Ontology of Death & Remembrance Practices

Project Overview

Over the past few years, I have become more aware of a growing movement towards death positivity in the United States. More and more, funeral directors, individuals, and bereaved family members alike are beginning to identify and embrace new and more eco-friendly options for interment and to investigate more meaningful ways to grieve and remember loved ones who have died.

For practitioners of a greener, more intimate style of funeral direction, it is an exciting time to be involved in the death industry. But for those who are recently bereaved, or someone who may be working on their death plan in advance, this range of new and diverse possibilities can also be quite overwhelming and disorienting.

I created this ontology as a framework to serve both “pre-need” users, who may be working on their will or death plan in advance, as well as “at-need” users, who are most likely to be family members who are charged with the task of planning a loved one’s funeral. The scope of the ontology covers both interment options as well as remembrance and keepsake options.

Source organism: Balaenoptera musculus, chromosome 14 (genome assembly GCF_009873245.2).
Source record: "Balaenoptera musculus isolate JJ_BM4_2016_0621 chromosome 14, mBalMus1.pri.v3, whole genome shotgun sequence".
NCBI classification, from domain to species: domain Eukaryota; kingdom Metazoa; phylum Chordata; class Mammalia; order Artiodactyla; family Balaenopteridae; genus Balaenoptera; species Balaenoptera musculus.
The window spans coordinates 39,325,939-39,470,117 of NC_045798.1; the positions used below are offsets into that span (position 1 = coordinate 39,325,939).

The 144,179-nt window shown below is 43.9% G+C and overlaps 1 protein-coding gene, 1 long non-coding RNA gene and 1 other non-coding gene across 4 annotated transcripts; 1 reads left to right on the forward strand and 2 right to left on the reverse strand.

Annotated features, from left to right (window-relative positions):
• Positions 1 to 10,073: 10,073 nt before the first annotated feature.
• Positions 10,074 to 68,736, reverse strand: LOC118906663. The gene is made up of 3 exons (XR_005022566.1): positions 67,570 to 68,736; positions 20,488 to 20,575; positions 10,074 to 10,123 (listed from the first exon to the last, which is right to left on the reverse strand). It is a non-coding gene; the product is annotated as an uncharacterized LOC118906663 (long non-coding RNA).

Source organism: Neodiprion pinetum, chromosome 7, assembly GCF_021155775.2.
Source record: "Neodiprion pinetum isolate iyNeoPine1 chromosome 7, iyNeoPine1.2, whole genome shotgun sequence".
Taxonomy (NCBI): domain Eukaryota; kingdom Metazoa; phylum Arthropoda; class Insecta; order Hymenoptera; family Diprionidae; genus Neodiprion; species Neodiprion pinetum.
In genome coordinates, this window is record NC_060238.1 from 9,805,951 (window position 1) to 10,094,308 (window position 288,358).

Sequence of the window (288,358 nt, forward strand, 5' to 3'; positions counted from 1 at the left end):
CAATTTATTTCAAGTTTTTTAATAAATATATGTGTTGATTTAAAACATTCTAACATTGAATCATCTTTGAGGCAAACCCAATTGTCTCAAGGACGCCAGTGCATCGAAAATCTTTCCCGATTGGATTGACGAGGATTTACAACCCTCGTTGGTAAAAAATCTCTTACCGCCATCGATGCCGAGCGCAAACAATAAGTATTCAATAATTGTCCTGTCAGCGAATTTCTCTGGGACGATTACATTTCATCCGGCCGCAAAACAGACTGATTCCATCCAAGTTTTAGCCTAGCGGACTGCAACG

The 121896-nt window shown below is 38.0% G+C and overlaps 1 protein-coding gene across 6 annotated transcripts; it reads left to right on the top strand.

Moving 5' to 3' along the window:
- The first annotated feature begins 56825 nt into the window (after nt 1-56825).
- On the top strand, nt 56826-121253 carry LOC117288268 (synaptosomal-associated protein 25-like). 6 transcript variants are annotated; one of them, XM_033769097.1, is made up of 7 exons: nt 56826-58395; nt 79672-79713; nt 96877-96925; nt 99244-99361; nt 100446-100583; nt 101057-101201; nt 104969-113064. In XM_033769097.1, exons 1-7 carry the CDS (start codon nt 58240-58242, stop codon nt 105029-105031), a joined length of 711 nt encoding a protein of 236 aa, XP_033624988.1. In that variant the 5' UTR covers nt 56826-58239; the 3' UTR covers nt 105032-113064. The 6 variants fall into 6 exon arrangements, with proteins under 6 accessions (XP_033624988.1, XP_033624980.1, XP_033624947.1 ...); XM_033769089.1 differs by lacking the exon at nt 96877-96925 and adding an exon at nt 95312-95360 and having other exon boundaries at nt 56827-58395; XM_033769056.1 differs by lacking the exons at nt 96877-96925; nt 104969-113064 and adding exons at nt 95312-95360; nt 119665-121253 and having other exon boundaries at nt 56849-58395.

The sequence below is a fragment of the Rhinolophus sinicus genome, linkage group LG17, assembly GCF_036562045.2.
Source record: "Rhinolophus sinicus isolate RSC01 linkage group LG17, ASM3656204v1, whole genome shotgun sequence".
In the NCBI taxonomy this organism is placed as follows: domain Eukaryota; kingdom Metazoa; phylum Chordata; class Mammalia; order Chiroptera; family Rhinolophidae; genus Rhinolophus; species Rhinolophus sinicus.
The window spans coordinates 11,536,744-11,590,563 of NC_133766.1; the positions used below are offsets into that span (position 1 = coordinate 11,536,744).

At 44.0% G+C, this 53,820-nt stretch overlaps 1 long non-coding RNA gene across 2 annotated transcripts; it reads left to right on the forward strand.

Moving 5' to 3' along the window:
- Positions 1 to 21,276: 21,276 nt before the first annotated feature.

This ontology project was completed as part of an independent study on Ontology & the Semantic Web, completed with the support of the Drexel University Metadata Research Center and advisor Dr. Jane Greenberg.